A United Nations official, Vijay Nambiar, has said that the houses and mosques of Rohingya Muslims in Myanmar have been targeted with “brutal efficiency” in recent attacks.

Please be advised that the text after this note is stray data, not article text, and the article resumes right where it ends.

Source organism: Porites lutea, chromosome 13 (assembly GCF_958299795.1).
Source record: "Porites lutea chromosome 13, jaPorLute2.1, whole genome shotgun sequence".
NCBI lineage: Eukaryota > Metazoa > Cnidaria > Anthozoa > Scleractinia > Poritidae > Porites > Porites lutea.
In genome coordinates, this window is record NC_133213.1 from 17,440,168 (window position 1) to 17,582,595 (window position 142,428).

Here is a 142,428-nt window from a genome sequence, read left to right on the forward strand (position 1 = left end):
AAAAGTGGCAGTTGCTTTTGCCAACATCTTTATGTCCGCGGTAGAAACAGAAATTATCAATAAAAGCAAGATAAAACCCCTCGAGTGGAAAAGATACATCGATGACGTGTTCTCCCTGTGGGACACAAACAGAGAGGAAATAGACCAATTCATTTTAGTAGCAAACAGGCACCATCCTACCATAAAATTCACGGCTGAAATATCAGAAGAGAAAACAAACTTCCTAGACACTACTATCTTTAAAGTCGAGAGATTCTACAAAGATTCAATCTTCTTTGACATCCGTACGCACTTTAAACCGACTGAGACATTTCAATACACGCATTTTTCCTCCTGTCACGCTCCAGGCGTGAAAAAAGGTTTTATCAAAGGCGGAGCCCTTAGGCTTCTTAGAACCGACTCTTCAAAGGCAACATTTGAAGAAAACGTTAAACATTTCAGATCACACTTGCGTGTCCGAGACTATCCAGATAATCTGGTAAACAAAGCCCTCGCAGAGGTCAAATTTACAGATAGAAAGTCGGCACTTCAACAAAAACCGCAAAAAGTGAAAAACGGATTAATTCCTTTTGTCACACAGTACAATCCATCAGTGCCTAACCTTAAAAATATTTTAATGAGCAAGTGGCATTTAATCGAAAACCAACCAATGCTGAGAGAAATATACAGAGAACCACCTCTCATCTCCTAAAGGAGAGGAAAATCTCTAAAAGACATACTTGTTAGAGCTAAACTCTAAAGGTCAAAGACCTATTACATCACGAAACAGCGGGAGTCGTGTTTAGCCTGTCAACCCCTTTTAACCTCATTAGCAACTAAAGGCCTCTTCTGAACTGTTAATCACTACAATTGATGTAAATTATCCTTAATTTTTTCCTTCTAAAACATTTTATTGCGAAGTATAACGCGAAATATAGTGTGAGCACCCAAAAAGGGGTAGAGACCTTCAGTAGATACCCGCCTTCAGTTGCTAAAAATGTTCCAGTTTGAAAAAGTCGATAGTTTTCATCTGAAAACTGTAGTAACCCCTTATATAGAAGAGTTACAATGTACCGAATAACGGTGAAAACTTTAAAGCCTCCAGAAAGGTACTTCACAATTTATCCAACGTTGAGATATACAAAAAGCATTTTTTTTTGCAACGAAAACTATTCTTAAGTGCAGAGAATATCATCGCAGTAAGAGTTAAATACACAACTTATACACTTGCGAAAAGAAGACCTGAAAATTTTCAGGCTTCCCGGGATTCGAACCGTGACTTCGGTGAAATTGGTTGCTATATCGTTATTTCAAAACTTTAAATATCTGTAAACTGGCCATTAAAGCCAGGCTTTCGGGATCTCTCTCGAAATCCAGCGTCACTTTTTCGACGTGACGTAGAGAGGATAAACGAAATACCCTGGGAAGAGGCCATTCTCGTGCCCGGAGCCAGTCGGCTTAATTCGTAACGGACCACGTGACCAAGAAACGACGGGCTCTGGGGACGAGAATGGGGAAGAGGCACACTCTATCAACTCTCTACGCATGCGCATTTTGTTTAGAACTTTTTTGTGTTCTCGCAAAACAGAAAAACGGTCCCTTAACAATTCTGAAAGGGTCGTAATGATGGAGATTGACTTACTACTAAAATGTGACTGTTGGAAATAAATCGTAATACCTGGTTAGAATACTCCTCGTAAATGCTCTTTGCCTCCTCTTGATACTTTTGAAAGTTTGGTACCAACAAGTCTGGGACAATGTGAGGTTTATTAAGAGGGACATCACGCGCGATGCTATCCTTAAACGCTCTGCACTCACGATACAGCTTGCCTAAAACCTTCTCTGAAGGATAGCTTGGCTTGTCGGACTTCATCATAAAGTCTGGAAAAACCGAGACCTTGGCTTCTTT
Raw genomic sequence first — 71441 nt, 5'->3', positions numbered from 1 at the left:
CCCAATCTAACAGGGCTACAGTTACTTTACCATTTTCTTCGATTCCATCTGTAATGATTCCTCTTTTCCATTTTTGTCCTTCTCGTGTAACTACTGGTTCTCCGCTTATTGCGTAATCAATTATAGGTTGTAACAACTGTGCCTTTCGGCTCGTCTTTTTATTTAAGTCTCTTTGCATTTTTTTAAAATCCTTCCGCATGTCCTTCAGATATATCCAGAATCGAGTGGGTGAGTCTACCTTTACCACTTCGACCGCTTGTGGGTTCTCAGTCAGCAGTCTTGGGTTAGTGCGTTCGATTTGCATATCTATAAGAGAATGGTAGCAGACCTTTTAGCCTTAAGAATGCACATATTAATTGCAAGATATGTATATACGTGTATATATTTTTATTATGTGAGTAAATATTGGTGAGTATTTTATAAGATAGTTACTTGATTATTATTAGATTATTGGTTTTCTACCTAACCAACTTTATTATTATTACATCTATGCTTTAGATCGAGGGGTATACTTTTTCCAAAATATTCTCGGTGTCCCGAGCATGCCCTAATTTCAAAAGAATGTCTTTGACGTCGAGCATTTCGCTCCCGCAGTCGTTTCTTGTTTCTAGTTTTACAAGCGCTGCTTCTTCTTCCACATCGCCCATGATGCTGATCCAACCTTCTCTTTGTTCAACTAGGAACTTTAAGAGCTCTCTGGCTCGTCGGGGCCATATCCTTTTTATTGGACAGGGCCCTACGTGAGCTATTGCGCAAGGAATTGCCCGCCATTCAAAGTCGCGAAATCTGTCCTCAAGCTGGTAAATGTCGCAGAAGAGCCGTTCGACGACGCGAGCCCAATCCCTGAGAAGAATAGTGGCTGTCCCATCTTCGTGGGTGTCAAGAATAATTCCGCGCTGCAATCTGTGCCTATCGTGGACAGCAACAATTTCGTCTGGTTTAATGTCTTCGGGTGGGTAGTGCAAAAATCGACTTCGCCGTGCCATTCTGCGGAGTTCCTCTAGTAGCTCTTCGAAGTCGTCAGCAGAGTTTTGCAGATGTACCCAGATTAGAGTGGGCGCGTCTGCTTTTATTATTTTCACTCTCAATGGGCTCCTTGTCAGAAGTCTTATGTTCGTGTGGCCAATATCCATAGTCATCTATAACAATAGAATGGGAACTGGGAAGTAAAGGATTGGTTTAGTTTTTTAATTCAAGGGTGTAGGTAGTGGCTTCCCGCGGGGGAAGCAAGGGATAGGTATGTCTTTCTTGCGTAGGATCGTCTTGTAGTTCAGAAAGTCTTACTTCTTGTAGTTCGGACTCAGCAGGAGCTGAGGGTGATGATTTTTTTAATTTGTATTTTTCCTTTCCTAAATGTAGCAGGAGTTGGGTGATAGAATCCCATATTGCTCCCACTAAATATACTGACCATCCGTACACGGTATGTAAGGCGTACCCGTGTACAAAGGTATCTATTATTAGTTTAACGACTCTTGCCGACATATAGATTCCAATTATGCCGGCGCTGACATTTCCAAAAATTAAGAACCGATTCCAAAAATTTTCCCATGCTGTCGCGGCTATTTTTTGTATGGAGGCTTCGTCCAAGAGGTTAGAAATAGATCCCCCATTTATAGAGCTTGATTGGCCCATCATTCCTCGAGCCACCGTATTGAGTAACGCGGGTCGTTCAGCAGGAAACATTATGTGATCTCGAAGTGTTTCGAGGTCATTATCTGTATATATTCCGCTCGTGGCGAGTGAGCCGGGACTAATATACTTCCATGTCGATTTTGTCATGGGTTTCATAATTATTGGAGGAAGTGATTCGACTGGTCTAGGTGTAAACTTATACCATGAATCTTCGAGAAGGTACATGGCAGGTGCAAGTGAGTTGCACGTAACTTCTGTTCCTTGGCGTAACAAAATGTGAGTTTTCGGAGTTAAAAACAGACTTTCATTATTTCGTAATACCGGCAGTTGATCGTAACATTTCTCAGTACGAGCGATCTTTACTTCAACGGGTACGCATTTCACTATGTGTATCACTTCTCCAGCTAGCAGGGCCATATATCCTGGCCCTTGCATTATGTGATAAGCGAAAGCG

The statement came on Tuesday by Nambiar, a special advisor to the UN secretary general on Myanmar, who toured the country after the latest round of attacks by extremist Buddhists on March 20, in which over 40 Rohingya Muslims were killed in the city of Meiktila. TheNew Light of Myanmar newspaper reported on Tuesday that soldiers found the body remains of eight other people in buildings that had been set on fire by the extremist groups in Meiktila. Myanmar’s President Thein Sein on Friday declared a state of emergency in the city. "There are … thieves who steal from burnt buildings," said a Muslim man. On Monday other attacks targeting houses and mosques were reported in towns near Meiktila including Oh the Kone, Tatkone and Yamenthin. "It seemed to have been done, in a sense, in almost a kind of brutal efficiency," said Nambiar at the UN headquarters. During his visit to Myanmar, the UN envoy met with President Thein Sein and visited the shelters in Meiktila, where nearly 9,000 Rohingya Muslims have resorted to for protection against the attackers. "Most of the people I spoke to tended to suggest the attacks were perpetrated by people they did not really recognize, and they may have been outsiders. But clearly they were targeted," said Nambiar. Following the hike in violence against Muslims, Myanmar’s officials have imposed curfews in three towns within a 150 kilometer radius of Rangoon, where Muslims’ mosques, shops and houses have been attacked by Buddhists. The Buddhist extremists frequently attack Rohingyas and set fire to their homes. This comes while the Myanmar government has been accused of failing to protect the Muslim minority. Myanmar’s Army forces allegedly provided the extremist Buddhists with containers of petrol for torching the houses of Muslim villagers, who were then forced to flee. Rohingyas are said to be Muslim descendants of Persian, Turkish, Bengali, and Pathan origin, who migrated to Myanmar as early as the 8th century. Amnesty International and Human Rights Watch have issued separate statements, calling on Myanmar to take action to protect the Rohingya Muslim population against extremist Buddhists.